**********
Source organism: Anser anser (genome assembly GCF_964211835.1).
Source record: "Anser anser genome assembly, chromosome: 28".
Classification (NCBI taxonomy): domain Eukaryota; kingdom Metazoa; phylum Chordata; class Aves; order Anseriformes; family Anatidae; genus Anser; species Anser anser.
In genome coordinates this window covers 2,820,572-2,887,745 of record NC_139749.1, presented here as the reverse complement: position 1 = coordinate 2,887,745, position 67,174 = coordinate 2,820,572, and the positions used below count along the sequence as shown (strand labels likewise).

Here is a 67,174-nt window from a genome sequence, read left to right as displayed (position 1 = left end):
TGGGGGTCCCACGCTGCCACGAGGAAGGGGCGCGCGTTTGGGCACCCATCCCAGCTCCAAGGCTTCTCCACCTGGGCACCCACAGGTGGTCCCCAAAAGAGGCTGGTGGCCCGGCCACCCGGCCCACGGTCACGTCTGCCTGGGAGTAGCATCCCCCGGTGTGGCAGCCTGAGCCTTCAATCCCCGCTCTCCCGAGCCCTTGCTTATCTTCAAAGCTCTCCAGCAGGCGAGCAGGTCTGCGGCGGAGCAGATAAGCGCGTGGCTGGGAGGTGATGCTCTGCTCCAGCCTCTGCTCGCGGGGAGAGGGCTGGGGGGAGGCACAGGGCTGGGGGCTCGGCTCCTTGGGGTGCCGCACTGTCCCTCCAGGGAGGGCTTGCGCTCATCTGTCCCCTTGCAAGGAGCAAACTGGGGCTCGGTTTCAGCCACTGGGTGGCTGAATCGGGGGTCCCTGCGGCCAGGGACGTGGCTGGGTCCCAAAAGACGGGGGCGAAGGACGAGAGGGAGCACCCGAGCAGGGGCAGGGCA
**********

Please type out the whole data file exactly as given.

Source organism: Anser anser (genome assembly GCF_964211835.1).
Source record: "Anser anser genome assembly, chromosome: 28".
Classification (NCBI taxonomy): domain Eukaryota; kingdom Metazoa; phylum Chordata; class Aves; order Anseriformes; family Anatidae; genus Anser; species Anser anser.
In genome coordinates this window covers 2,820,572-2,887,745 of record NC_139749.1, presented here as the reverse complement: position 1 = coordinate 2,887,745, position 67,174 = coordinate 2,820,572, and the positions used below count along the sequence as shown (strand labels likewise).

Here is a 67,174-nt window from a genome sequence, read left to right as displayed (position 1 = left end):
TGGGGGTCCCACGCTGCCACGAGGAAGGGGCGCGCGTTTGGGCACCCATCCCAGCTCCAAGGCTTCTCCACCTGGGCACCCACAGGTGGTCCCCAAAAGAGGCTGGTGGCCCGGCCACCCGGCCCACGGTCACGTCTGCCTGGGAGTAGCATCCCCCGGTGTGGCAGCCTGAGCCTTCAATCCCCGCTCTCCCGAGCCCTTGCTTATCTTCAAAGCTCTCCAGCAGGCGAGCAGGTCTGCGGCGGAGCAGATAAGCGCGTGGCTGGGAGGTGATGCTCTGCTCCAGCCTCTGCTCGCGGGGAGAGGGCTGGGGGGAGGCACAGGGCTGGGGGCTCGGCTCCTTGGGGTGCCGCACTGTCCCTCCAGGGAGGGCTTGCGCTCATCTGTCCCCTTGCAAGGAGCAAACTGGGGCTCGGTTTCAGCCACTGGGTGGCTGAATCGGGGGTCCCTGCGGCCAGGGACGTGGCTGGGTCCCAAAAGACGGGGGCGAAGGACGAGAGGGAGCACCCGAGCAGGGGCAGGGCA